Before, During and After : What to do During an Earthquake
We have just heard about the catastrophic earthquake that hit Chile yesterday. This quake measured 8.3 on the Richter scale and was the biggest since Chile’s February 2010 earthquake. It also set the Tsunami alarm off and has reportedly flooded some coastal areas, apart from destroying buildings.
Even though Chile is one of the most earthquake-prone areas in the world, nobody can be prepared for a natural calamity. The reactions will always be the same, along with the helplessness and strangely there will also be political repercussions. Despite all that we’re here to tell you about a few ways you can deal with an earthquake.
First let’s talk a little bit about what you can do to be prepared (as prepared as one can be) before an earthquake hits. We don’t mean to say that you’re expected to predict earthquakes, we’re just saying that in case you live in an earthquake prone area here’s what you can do.
Firstly, whether you’re at work or at home, just identify safe places where you can “Drop, Cover and Hold On”; it would also help if you knew at least two ways to exit your building. Secondly, you can keep emergency supplies such as – a torch, first-aid kit, whistle, gloves, shoes, googles and blankets, ready. Stocking up on food is also essential if the earthquake hits real strong and your water and food supply are cut off. And Thirdly, for your work space, if you are in an earthquake prone area, it would be wise to keep all big furniture such as bookshelves, and cabinets anchored while storing heavy objects in low drawers or shelves.
Now, for what you can do during an earthquake. Remain calm. You see, in a tense situation where most people panic and emulate thoughtlessly, someone else might thoughtlessly emulate your cool and hence be saved; depending on the extent of the quake that is. There are usually two situations in which you can be caught during an earthquake – Indoors or Outdoors, unless you practice black magic and are in some ‘in-between’ space, in which case you can probably help yourself and others.
If you are indoors, then immediately move away from glass structures or unsecured heavy furniture and then “Drop, Cover and Hold On”, under a desk or table while protecting your head, face and neck, and then hang in there and pray until the debris settles or the earth stops quaking.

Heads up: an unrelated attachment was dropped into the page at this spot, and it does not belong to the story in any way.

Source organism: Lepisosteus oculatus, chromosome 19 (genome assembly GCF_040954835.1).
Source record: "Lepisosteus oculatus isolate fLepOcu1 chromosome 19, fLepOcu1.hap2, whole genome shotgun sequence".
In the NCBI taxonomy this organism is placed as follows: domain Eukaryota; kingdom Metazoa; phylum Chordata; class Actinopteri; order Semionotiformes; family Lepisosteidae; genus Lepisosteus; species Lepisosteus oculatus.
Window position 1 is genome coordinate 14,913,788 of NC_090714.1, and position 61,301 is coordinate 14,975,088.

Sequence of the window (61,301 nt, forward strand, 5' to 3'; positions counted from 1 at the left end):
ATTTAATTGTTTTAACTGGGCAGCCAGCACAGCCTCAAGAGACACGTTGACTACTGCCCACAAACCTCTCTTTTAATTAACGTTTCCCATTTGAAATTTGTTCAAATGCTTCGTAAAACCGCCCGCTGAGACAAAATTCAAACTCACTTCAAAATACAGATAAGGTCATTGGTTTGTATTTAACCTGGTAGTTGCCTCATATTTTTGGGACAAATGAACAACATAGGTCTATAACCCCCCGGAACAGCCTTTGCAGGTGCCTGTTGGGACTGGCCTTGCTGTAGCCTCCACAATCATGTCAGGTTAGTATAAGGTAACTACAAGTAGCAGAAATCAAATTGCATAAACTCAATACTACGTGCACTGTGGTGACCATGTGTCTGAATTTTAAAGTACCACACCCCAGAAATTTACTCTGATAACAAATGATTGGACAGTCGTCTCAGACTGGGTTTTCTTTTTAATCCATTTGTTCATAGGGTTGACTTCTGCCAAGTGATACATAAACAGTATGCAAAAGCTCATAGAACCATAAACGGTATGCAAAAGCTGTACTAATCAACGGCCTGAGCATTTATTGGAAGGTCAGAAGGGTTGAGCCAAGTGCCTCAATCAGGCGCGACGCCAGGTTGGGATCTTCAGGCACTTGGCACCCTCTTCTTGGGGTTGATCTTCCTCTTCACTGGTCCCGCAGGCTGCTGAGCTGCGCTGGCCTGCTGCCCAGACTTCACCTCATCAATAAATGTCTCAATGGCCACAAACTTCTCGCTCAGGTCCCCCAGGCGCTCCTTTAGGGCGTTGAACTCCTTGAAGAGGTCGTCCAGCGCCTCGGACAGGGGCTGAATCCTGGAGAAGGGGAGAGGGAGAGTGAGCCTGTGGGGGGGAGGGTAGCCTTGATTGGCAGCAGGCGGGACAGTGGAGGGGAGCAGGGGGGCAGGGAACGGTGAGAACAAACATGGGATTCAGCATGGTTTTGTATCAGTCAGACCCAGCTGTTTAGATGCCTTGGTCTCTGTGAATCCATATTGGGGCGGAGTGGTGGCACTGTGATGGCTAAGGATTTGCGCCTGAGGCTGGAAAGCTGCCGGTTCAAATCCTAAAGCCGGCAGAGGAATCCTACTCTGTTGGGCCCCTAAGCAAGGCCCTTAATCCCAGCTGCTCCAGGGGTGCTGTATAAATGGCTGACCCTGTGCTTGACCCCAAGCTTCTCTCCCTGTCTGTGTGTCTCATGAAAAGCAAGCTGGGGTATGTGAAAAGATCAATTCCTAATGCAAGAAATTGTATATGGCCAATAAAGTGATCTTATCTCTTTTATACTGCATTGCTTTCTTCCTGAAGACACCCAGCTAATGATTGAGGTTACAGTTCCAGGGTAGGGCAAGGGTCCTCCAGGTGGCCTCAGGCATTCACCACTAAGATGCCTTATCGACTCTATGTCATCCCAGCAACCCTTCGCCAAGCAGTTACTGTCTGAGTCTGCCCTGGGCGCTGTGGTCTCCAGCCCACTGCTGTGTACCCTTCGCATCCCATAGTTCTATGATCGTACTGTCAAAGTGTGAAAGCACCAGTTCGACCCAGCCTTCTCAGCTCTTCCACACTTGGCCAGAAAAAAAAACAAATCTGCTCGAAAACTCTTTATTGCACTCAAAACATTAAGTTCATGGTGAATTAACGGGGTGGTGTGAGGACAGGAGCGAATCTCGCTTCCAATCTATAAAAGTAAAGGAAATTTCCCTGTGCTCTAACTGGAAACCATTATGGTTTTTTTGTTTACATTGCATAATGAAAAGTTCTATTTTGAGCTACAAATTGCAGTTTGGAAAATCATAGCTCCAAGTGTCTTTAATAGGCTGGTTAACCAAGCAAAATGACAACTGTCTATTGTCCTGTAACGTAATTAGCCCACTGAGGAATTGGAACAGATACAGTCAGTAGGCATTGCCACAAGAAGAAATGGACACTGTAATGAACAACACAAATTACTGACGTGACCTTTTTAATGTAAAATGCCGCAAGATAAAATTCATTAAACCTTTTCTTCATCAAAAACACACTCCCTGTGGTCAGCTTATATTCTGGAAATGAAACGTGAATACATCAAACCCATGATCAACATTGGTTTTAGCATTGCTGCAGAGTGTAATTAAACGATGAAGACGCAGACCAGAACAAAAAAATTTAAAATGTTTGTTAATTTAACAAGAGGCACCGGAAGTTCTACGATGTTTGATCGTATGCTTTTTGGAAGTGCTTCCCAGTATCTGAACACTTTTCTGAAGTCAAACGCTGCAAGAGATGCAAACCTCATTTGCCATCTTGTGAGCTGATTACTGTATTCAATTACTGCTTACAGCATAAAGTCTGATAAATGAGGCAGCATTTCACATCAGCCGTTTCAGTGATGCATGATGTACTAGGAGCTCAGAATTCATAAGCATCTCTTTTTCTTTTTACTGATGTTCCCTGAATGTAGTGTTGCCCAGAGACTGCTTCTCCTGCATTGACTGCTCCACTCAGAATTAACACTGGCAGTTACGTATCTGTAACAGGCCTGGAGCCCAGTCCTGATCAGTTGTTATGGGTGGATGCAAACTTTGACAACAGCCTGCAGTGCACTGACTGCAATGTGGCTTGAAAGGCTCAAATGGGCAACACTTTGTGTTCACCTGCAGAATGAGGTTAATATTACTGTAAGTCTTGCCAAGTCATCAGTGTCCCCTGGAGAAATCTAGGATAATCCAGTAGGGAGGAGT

Let’s go back a couple months when our city, Delhi had faced a number of earthquakes and well honestly, we saw people run out of their office spaces and PGs. To where? The main road. Now unless you live in an open space there is honestly no reason you’d want to run out of tall concrete monsters. But, let’s say you are outdoors, try and find an open space away from trees, power lines and tall buildings and once again – “Drop, Cover and Hold On”. After an earthquake, spending a night in the open is recommended as after shocks are equally brutal.
Here’s what you may do after the earthquake: remain calm and reassuring. It is advisable to first check whether you are injured before checking up on others. Also, it’s better not to move injured people unless they are in danger, however, you can use your first-aid awareness to help them and yourself.
Remember, if there is a large earthquake there will probably be after shocks that will continue for days. So, just be prepared.
After a huge earthquake, usually the power lines get disturbed or destroyed, so you should be very careful while moving around in the dark and be very aware of things that have fallen down during the earthquake, lest you get hurt. If you need to leave the building, then do so cautiously and take all your essentials and a first-aid kit with you. And lastly, since telephone lines are usually jammed, in case of a major incident, text messages are more efficient.
If your phone data is working, then you shouldn’t have any trouble getting in touch with friends and family. In case you’re unable to connect to the internet on your smartphone, try and locate a wi-fi connection. Google’s Person Finder is a free tool that doubles up as a registry or a message board for survivors. This app was developed first during the 2010 Haiti earthquake, and its aggregated data include registries run by CNN, the Miami Herald and the New York Times. This tool can be used by family or friends to locate missing people or loved ones.
In extreme scenarios, use a landline since they work using underground cables. Something you can do in advance? Find out information about your local CB Radio which may be with the nearby fire station and/or police station.
Today we see natural calamities hitting and destroying human life so often that it has become just another piece of news, for us and we react to it accordingly. Especially in the age of social media, you’ll see statuses, memes and god knows what, but let’s try to keep it simple and most importantly, helpful.